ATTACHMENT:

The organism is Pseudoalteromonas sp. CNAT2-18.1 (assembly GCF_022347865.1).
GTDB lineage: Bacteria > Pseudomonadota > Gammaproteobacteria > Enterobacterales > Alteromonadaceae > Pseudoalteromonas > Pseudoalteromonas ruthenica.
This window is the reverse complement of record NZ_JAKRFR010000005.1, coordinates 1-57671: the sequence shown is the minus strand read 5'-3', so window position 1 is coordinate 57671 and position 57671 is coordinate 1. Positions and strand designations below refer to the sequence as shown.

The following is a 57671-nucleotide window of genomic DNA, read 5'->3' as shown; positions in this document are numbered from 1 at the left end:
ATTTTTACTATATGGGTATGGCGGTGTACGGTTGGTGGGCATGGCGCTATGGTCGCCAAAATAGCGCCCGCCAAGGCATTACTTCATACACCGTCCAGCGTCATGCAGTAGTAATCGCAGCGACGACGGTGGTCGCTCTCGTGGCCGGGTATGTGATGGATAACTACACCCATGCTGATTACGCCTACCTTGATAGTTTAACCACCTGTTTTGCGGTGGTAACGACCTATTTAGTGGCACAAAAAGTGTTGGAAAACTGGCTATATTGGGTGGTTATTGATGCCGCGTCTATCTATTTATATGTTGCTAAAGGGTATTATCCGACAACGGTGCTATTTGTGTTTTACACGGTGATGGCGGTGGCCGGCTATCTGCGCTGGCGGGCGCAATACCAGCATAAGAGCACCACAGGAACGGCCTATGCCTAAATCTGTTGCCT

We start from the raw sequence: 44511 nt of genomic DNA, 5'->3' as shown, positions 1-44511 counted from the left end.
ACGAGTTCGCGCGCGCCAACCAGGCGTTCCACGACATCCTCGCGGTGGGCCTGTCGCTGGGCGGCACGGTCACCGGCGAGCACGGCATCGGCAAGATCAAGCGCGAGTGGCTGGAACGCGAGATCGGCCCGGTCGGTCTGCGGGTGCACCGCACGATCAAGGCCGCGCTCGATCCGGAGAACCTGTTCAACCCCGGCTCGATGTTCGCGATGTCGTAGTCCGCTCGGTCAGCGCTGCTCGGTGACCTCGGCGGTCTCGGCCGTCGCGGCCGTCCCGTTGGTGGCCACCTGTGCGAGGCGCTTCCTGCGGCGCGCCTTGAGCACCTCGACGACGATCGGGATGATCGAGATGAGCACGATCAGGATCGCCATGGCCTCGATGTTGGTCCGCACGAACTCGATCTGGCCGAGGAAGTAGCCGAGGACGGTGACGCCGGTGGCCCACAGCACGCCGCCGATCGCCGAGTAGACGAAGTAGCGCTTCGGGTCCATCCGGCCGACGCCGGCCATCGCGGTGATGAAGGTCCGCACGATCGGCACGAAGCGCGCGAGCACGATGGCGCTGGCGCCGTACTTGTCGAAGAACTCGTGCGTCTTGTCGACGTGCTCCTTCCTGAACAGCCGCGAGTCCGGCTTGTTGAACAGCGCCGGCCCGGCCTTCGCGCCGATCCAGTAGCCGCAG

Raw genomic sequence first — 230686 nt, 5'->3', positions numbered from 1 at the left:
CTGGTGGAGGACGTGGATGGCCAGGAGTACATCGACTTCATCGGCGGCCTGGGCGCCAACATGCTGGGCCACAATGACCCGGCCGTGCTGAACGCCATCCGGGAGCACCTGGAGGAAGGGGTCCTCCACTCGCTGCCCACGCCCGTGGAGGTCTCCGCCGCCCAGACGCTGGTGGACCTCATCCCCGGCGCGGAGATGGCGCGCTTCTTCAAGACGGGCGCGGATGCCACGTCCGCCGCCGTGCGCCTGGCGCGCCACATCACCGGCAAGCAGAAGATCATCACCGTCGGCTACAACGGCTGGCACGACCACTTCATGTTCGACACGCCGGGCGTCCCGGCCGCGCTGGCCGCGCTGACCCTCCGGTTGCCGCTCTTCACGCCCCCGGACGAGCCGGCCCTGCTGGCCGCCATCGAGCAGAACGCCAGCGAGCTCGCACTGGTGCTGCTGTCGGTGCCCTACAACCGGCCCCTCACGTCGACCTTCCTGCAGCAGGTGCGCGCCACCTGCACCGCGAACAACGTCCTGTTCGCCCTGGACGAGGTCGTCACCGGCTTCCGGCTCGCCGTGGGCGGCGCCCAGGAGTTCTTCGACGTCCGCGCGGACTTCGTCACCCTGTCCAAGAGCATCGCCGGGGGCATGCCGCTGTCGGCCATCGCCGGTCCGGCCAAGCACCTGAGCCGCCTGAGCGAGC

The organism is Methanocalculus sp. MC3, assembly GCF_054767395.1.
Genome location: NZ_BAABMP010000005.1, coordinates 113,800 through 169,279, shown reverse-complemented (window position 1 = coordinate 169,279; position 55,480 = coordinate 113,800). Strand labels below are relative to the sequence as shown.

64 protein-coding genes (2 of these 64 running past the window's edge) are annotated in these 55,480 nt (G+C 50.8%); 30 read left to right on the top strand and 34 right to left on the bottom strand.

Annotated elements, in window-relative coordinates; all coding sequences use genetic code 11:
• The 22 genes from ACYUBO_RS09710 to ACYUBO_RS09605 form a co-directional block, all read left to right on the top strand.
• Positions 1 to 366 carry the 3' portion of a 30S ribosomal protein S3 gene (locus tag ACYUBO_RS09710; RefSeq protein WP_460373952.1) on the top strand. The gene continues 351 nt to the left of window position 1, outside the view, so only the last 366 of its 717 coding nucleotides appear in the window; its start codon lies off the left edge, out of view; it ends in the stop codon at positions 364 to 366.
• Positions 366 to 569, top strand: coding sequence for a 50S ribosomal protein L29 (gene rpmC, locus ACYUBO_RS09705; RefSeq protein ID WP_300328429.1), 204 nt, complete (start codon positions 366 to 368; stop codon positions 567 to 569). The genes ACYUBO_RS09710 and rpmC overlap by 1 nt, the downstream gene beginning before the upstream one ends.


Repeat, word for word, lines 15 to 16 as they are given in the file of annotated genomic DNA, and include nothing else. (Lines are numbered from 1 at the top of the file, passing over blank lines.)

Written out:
• Positions 1 to 366 carry the 3' portion of a 30S ribosomal protein S3 gene (locus tag ACYUBO_RS09710; RefSeq protein WP_460373952.1) on the top strand. The gene continues 351 nt to the left of window position 1, outside the view, so only the last 366 of its 717 coding nucleotides appear in the window; its start codon lies off the left edge, out of view; it ends in the stop codon at positions 364 to 366.
• Positions 366 to 569, top strand: coding sequence for a 50S ribosomal protein L29 (gene rpmC, locus ACYUBO_RS09705; RefSeq protein ID WP_300328429.1), 204 nt, complete (start codon positions 366 to 368; stop codon positions 567 to 569). The genes ACYUBO_RS09710 and rpmC overlap by 1 nt, the downstream gene beginning before the upstream one ends.